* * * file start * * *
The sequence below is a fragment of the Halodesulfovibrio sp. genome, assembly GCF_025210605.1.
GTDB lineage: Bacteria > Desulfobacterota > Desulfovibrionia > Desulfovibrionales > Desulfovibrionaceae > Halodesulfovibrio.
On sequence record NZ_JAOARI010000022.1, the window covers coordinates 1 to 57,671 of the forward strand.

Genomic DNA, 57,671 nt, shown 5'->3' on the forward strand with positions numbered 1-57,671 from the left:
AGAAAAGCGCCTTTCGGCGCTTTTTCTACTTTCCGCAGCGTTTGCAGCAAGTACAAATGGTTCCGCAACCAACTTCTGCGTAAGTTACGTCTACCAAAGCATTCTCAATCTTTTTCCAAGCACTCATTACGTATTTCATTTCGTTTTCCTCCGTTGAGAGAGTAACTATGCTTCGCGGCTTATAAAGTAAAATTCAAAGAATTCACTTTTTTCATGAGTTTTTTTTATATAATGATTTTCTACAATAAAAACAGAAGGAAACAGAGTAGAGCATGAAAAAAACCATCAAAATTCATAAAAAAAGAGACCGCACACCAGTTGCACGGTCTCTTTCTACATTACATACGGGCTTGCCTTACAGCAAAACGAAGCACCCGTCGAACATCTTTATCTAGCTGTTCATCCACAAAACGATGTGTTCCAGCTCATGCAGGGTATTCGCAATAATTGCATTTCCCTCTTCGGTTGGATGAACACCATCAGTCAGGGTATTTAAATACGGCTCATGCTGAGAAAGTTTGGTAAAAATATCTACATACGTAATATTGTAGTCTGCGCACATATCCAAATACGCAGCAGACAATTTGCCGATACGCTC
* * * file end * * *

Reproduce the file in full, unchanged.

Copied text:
The sequence below is a fragment of the Halodesulfovibrio sp. genome, assembly GCF_025210605.1.
GTDB lineage: Bacteria > Desulfobacterota > Desulfovibrionia > Desulfovibrionales > Desulfovibrionaceae > Halodesulfovibrio.
On sequence record NZ_JAOARI010000022.1, the window covers coordinates 1 to 57,671 of the forward strand.

Genomic DNA, 57,671 nt, shown 5'->3' on the forward strand with positions numbered 1-57,671 from the left:
AGAAAAGCGCCTTTCGGCGCTTTTTCTACTTTCCGCAGCGTTTGCAGCAAGTACAAATGGTTCCGCAACCAACTTCTGCGTAAGTTACGTCTACCAAAGCATTCTCAATCTTTTTCCAAGCACTCATTACGTATTTCATTTCGTTTTCCTCCGTTGAGAGAGTAACTATGCTTCGCGGCTTATAAAGTAAAATTCAAAGAATTCACTTTTTTCATGAGTTTTTTTTATATAATGATTTTCTACAATAAAAACAGAAGGAAACAGAGTAGAGCATGAAAAAAACCATCAAAATTCATAAAAAAAGAGACCGCACACCAGTTGCACGGTCTCTTTCTACATTACATACGGGCTTGCCTTACAGCAAAACGAAGCACCCGTCGAACATCTTTATCTAGCTGTTCATCCACAAAACGATGTGTTCCAGCTCATGCAGGGTATTCGCAATAATTGCATTTCCCTCTTCGGTTGGATGAACACCATCAGTCAGGGTATTTAAATACGGCTCATGCTGAGAAAGTTTGGTAAAAATATCTACATACGTAATATTGTAGTCTGCGCACATATCCAAATACGCAGCAGACAATTTGCCGATACGCTC